The Homes and Communities Agency can provide grants to fund officially “affordable” housing. In practice they are reluctant to provide funding where the rent is less than 60% of the market value. It is can also be more difficult to get funding where developers are funding a scheme, as is the case here.

Where a scheme that obtains planning permission on the grounds that affordable housing will be provided, the housing concerned must meet this definition.

Is Extra Care Housing “affordable” in the technical sense?

Up until now I have never seen an extra care scheme referred to as affordable housing. Most commentators accept that it is not.

I now have more experience of costs than most people in the field. My experience is that it is not generally possible to make the finances of an extra care without charging rent and services eligible for housing benefit of less than about £250 per week without a very substantial subsidy. Sometimes costs may be more than this. If more than one bedroom is provided the charges will be higher.

On top of this there will be service charges for things that are not eligible for housing benefit, such as meals, fuel in the resident’s flats, support and care.

I am advised by staff at the Peacehaven scheme that residents are asked to pay £170 per week(plus care and support costs) This is well above an officially “affordable rent” This figure has only been achievable because of funding from the Homes and Communities Agency (which is probably not available) and with a substantial subsidy from ESCC which the county council confirms would not be available in a new scheme. I believe that £250 per week would be closer to the likely charge including service charges for this scheme. Care and support costs would be on top of this

LDC has told me that it thinks rents will be affordable because residents can claim housing benefit on part of the charges, but this is not relevant to the official definition of “affordability”.

I can see no way that an extra care scheme can be provided as “affordable housing”.

All too often I have seen extra care schemes promoted with over-optimistic estimates of what charges need to be made and what subsidies are available. I note that the original preferred operator of the extra care scheme has now pulled out, probably because of the difficulty of making the scheme stack up financially.

Once the scheme if finally under construction it becomes clear that the financial situation is not viable. As a result a number of things happen:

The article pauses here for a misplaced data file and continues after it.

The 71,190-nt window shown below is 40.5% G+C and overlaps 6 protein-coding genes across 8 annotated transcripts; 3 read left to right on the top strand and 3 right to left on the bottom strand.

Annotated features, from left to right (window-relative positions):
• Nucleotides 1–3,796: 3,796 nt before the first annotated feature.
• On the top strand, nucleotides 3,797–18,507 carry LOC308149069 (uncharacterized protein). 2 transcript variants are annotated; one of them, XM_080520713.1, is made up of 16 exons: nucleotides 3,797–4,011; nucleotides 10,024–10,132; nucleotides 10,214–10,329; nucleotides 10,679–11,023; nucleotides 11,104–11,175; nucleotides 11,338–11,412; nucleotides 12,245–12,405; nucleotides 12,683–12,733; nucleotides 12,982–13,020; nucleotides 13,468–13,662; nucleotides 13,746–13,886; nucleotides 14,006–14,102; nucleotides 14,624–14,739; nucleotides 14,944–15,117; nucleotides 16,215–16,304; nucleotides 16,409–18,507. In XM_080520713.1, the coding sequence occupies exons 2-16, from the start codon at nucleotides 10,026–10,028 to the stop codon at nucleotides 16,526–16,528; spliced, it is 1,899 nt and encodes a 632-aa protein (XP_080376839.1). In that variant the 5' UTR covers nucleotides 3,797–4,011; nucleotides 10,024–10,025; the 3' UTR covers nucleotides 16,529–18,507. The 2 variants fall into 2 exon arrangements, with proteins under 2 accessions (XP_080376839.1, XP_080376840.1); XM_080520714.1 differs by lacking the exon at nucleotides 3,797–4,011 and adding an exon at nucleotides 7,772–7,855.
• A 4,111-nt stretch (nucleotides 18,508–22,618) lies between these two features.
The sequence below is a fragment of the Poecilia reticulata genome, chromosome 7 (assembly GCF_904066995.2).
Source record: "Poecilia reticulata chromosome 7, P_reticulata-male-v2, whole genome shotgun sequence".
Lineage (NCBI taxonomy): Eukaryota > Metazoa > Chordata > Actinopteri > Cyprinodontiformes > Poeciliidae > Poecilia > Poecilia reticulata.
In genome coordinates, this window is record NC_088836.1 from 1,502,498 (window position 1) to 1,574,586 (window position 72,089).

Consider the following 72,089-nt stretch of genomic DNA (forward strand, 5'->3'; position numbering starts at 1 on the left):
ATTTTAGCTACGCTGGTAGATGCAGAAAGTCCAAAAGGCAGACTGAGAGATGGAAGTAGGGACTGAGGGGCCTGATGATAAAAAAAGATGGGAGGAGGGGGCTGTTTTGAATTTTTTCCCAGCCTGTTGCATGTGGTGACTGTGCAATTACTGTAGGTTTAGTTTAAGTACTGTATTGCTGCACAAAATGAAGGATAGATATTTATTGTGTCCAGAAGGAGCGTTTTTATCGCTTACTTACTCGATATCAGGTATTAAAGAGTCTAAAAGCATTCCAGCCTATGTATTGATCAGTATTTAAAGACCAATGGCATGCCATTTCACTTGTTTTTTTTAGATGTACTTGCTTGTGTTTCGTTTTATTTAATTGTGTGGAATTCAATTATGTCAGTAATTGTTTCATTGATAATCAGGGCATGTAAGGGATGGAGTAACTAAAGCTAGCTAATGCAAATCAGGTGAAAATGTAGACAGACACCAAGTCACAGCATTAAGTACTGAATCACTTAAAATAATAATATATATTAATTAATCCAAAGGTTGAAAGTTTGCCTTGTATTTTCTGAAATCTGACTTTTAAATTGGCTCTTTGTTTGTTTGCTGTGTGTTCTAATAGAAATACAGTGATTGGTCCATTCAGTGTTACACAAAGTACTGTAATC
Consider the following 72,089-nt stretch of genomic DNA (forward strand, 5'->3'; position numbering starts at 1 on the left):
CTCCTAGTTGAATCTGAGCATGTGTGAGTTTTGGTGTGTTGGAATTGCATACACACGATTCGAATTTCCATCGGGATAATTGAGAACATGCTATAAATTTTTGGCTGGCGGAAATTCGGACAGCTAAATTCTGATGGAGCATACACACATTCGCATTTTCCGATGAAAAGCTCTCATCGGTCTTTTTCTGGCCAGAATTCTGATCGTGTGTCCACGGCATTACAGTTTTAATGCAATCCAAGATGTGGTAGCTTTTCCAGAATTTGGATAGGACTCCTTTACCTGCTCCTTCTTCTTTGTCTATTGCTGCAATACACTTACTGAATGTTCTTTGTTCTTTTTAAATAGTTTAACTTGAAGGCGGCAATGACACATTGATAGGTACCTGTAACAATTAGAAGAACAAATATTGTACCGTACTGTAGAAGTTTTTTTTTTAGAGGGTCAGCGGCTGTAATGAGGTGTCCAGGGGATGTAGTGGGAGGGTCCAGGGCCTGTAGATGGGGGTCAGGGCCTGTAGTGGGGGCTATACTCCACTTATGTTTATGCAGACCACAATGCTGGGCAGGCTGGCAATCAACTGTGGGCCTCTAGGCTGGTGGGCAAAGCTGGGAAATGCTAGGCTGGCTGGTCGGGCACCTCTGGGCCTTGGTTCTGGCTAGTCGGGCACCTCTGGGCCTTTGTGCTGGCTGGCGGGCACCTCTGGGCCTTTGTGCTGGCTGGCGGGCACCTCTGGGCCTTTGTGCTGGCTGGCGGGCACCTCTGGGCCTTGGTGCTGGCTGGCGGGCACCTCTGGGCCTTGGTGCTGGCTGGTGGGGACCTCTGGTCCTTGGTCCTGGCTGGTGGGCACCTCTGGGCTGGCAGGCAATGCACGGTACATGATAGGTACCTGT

1) Rents on rental properties rise considerably to the extent that they become clearly unaffordable.
2) An increasing number of extra care places are delivered as either shared ownership or full leasehold properties (where the resident buys a lease in the same way that they might buy a lease on a normal flat.)

Only those with capital can afford the second option since mortgages are rarely available. Shared ownership and leasehold schemes are attractive to more affluent potential residents because the capital value of the home is ignored in assessing ability to pay for care and support charges (in contrast to the situation in care homes where residents are expected to sell former homes to pay the costs). However this comes at a considerable cost to the public purse, which is expected to pay up for care- hardly a desirable solution.


1. Given the level of housing need in Lewes 50% or more affordable rents would be a significant contribution to the housing needs of the town.
2. A significant proportion of the affordable housing should be level access. If necessary this should be funded by increasing the density to a level similar to nearby streets.
3. In the context of low Lewes area wages it is clear that rents of 80% of market rents are not affordable in any real sense. Rents need to be much lower than this.
4. In the Lewes context of low wages and high housing costs it is unlikely that shared ownership will be appropriate for groups in housing need unless the total market value can be reduced substantially below the usual prices in the area.
5. Any extra care provision needs to be over and above the provision of affordable housing.

Chris Smith March 2015.